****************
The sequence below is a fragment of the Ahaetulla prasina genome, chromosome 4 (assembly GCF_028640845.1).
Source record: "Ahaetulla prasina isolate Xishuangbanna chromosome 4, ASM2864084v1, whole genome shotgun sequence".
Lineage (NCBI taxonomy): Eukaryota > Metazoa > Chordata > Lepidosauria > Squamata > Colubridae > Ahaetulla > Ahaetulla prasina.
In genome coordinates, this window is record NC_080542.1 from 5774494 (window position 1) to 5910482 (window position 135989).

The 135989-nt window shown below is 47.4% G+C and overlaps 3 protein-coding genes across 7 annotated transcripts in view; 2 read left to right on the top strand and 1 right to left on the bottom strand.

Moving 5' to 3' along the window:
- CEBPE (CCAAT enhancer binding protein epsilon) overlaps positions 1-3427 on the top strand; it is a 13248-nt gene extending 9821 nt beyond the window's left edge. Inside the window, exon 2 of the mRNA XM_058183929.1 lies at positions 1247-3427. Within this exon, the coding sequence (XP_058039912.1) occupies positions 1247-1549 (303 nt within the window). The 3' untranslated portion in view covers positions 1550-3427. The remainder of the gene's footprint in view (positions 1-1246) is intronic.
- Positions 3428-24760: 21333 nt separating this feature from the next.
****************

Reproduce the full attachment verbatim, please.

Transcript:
The sequence below is a fragment of the Ahaetulla prasina genome, chromosome 4 (assembly GCF_028640845.1).
Source record: "Ahaetulla prasina isolate Xishuangbanna chromosome 4, ASM2864084v1, whole genome shotgun sequence".
Lineage (NCBI taxonomy): Eukaryota > Metazoa > Chordata > Lepidosauria > Squamata > Colubridae > Ahaetulla > Ahaetulla prasina.
In genome coordinates, this window is record NC_080542.1 from 5774494 (window position 1) to 5910482 (window position 135989).

The 135989-nt window shown below is 47.4% G+C and overlaps 3 protein-coding genes across 7 annotated transcripts in view; 2 read left to right on the top strand and 1 right to left on the bottom strand.

Moving 5' to 3' along the window:
- CEBPE (CCAAT enhancer binding protein epsilon) overlaps positions 1-3427 on the top strand; it is a 13248-nt gene extending 9821 nt beyond the window's left edge. Inside the window, exon 2 of the mRNA XM_058183929.1 lies at positions 1247-3427. Within this exon, the coding sequence (XP_058039912.1) occupies positions 1247-1549 (303 nt within the window). The 3' untranslated portion in view covers positions 1550-3427. The remainder of the gene's footprint in view (positions 1-1246) is intronic.
- Positions 3428-24760: 21333 nt separating this feature from the next.